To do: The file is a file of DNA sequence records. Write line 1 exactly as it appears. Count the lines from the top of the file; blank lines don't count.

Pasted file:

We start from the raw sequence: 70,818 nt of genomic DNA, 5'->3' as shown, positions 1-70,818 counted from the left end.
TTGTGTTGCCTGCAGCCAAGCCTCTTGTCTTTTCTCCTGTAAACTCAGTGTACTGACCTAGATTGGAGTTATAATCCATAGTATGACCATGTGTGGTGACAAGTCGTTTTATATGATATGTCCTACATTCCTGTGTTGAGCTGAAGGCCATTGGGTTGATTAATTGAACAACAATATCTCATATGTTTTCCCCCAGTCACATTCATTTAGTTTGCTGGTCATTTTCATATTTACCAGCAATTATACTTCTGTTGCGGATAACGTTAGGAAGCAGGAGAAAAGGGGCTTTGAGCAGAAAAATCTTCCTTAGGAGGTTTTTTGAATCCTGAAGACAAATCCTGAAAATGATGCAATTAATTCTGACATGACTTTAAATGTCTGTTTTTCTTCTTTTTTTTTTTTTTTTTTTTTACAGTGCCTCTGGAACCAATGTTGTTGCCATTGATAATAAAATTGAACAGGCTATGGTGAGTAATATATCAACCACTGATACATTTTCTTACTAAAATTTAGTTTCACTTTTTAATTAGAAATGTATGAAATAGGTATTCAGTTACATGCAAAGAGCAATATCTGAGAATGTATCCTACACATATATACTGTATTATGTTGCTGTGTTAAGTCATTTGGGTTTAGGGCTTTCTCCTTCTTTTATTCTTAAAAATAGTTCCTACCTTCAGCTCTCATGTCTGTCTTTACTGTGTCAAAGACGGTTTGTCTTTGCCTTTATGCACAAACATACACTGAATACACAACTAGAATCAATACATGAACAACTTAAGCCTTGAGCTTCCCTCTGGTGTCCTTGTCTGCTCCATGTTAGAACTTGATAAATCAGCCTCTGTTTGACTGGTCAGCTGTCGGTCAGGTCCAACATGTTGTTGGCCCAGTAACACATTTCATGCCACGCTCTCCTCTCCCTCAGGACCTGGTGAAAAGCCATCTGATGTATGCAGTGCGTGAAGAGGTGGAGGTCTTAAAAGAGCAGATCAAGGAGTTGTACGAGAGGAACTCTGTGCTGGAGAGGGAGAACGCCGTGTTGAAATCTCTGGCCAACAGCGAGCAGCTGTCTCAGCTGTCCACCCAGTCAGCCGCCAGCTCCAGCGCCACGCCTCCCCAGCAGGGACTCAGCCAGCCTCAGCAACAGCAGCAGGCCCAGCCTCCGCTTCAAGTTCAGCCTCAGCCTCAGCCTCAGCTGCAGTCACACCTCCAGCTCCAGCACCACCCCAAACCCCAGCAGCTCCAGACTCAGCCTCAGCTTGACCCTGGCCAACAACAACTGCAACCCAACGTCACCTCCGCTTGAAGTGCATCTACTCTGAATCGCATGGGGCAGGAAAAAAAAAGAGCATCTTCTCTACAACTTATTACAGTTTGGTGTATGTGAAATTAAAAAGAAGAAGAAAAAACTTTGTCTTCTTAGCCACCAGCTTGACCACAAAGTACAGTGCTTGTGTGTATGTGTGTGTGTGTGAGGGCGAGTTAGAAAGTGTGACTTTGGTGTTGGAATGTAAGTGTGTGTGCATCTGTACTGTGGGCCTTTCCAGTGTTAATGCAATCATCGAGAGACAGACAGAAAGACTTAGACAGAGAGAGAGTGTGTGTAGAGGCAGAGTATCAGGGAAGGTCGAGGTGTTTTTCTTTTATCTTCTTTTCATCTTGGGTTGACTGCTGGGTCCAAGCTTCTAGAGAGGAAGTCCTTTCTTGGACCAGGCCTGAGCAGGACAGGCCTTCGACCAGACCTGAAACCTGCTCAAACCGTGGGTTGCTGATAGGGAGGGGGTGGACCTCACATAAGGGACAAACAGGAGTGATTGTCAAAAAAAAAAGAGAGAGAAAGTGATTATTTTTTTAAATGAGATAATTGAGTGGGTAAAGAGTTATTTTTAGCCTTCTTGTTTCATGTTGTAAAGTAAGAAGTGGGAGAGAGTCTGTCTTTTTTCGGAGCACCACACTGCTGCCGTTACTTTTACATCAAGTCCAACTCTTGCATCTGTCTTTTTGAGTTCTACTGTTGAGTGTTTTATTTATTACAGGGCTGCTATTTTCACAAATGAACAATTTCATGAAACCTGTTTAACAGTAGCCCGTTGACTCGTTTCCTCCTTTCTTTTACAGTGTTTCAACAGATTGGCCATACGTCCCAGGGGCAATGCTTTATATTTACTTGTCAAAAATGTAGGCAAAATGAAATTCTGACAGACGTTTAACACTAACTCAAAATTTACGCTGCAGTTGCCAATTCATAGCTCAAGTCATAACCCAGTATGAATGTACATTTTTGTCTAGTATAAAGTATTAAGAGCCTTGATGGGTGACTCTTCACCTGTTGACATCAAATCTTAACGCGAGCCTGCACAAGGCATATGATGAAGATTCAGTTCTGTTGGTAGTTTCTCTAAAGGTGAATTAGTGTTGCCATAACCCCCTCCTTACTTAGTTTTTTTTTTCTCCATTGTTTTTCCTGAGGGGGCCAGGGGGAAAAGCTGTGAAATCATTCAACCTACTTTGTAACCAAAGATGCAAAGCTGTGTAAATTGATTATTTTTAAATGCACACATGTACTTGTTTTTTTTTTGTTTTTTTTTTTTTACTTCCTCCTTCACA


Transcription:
We start from the raw sequence: 70,818 nt of genomic DNA, 5'->3' as shown, positions 1-70,818 counted from the left end.